THE SERIOUS & fUN SIDE OF BUSINESS
FEATURE: BIZ OF TRAVEL THURSDAY
7 APRIL, 2016 WEDNESDAY
The former CFO of Enron warned a group of execs
San Francisco is first city to require fully-paid parental leave
THE SERIOUS SIDE
STOCK MARKET CLOSE
DJIA 17716.05 +112.73 0.64%
Nasdaq 4920.72 +76.78 1.59%
S&P 500 2066.66 +21.49 1.05%
Gold 1224.80 +1.00 0.08%
Crude Oil 37.80 +0.05 0.13%
CBOE Volatility 14.09 -1.33 8.63%
BOND MARKET CLOSE
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Stocks Surge as April Hike Grows Remote
Good news, policy doves: the chances of an April rate hike just grew even more remote.
And the lower odds that the Federal Reserve would increase rates later rather than sooner helped stocks surge: The S&P 500 was up 1.1% on Wednesday, the Dow Jones Industrial Average added 0.64%, and the Nasdaq rose 1.6%. Stocks had struggled to determine a direction earlier in the day.
Minutes from latest Federal Reserve meeting, on March 16, showed members debated an April hike, erring on the side of caution as they left interest rates unchanged and lowered the outlook for increases this year to two from four.
Fed funds futures still indicate that only one hike this year — in September — has odds greater than 50%, according to CME Group. An April rate hike is currently priced in at a 3% chance, while a June hike has an 18% probability. An April rate hike had a 5% chance at the beginning of the week.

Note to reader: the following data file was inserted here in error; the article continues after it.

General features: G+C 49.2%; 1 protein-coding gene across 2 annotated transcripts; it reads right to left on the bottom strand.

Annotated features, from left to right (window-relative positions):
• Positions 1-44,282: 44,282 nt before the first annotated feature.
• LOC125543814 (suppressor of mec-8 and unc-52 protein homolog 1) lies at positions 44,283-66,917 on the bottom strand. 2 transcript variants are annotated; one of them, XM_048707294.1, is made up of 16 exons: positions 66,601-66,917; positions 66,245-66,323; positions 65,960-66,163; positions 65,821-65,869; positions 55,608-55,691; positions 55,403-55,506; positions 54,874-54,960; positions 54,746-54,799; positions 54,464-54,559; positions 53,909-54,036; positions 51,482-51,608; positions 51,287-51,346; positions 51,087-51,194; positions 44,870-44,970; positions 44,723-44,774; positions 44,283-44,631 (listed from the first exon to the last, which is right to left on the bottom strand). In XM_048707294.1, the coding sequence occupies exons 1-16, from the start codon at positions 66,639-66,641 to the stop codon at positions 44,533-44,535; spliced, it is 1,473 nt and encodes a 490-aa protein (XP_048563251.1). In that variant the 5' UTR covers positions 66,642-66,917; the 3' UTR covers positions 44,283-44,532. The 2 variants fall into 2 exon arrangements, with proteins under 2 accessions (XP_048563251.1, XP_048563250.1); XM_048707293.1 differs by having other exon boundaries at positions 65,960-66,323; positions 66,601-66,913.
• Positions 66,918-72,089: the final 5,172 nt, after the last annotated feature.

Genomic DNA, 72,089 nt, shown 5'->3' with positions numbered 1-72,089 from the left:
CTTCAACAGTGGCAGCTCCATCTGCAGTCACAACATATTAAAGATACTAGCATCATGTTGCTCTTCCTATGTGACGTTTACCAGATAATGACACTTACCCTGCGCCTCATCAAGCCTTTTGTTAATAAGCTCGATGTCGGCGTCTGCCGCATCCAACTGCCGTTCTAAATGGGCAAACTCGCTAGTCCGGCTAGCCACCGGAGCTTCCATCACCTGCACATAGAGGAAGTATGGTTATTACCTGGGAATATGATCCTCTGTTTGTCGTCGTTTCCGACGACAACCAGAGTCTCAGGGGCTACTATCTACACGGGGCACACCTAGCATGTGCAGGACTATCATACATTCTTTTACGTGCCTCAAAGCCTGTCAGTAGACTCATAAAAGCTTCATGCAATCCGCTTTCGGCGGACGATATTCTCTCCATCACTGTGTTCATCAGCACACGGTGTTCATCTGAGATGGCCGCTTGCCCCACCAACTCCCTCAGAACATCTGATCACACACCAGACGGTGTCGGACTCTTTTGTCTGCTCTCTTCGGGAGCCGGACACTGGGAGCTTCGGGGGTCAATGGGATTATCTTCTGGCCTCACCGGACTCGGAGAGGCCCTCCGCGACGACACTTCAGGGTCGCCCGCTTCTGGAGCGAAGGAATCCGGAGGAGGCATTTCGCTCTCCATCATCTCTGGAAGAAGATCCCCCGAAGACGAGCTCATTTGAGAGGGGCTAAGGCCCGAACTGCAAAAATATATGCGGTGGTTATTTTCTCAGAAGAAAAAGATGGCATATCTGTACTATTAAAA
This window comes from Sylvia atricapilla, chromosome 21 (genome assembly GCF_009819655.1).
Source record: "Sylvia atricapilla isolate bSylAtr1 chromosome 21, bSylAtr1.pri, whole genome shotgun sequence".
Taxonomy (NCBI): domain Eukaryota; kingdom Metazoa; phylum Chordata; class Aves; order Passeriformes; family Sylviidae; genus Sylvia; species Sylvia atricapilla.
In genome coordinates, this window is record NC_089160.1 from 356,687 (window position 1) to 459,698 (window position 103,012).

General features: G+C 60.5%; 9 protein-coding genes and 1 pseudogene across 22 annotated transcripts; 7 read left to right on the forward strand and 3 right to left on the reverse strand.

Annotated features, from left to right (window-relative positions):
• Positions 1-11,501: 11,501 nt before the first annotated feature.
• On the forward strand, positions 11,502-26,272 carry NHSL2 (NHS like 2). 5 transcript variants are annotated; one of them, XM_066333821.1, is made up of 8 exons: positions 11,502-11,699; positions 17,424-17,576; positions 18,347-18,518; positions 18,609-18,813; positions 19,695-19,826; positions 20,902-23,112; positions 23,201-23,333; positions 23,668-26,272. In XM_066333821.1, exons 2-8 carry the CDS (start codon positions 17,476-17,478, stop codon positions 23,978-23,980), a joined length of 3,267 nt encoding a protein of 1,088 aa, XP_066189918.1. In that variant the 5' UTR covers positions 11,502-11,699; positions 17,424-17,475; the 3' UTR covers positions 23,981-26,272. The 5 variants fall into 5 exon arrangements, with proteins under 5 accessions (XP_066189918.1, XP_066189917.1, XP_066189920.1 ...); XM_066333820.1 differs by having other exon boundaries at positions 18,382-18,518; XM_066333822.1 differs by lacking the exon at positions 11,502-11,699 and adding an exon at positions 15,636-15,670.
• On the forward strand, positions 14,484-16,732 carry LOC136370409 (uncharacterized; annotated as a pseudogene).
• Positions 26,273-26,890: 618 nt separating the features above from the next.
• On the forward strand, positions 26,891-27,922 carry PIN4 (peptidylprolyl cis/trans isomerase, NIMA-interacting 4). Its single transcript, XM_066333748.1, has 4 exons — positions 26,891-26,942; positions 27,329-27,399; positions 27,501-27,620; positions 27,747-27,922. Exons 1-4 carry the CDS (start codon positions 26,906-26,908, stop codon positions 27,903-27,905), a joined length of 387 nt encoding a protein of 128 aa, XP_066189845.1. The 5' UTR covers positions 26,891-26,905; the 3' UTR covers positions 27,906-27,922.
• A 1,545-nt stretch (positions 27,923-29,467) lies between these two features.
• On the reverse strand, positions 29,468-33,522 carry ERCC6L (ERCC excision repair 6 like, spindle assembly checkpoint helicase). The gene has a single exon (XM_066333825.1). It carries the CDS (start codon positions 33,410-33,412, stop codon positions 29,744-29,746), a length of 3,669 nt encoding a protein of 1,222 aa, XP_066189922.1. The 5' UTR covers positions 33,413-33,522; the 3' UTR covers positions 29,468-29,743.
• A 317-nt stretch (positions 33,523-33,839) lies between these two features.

West Texas Intermediate crude oil closed 5.2% higher at $37.75 a barrel.
STOCKS IN THE NEWS
The energy sector was one of the best performers on Wall Street Wednesday. Major oilers including Exxon Mobil (XOM – Get Report) , Chevron (CVX – Get Report) , and Royal Dutch Shell (RDS.A – Get Report) were all higher, while the Energy Select Sector SPDR ETF (XLE) added 2.2%.
Pfizer (PFE – Get Report) and Allergan (AGN) were active after confirming they would terminate their $160 billion merger following the introduction of new rules by the U.S. Treasury Department that targeted inversion deals. The changes would make it more difficult for U.S. corporations to merge with foreign rivals to reduce their domestic tax rates. Pfizer agreed to pay a $150 million breakup fee to Allergan for for reimbursement of expenses associated with the transaction.
Wall Street Journal
New York Times
International Business Times
How Wealthy CEOs Save for Retirement
Tips from the Top
Max out your retirement accounts: Traditional saving advice tells people to set aside 10% for retirement. But a loftier goal for many would be to max out their IRA and 401(k) accounts.
Don’t drink the company Kool-Aid: It’s a bad idea to rely on one entity for both your current and future livelihood.
Find an objective expert: Your employer might have a 401(k) advisor on hand, but if you want practical and honest advice, you need to look outside.
Create an estate plan: The wealthy are known for planning ahead.
Keep a cool head: CEOs know that when people are panicking, it’s even more important for them to stay calm.
THE fUN SIDE
LinkedIn’s HR boss shares an inside look at the company’s innovative program designed to help introverts succeed at work
The senior vice president of LinkedIn’s global talent organization, Wadors is a self-proclaimed introvert.
Now, she’s spearheading an initiative designed to help other introverts at LinkedIn thrive. It’s called the “Quiet Ambassador Program,” and it launches officially on April 12.
The program is co-led by the Quiet Leadership Institute, a consultancy that grew out of the 2012 bestseller “Quiet” by Susan Cain. The goal is to educate LinkedIn employees about the way different personalities work best
He created Google Alerts. Now he’s an almond farmer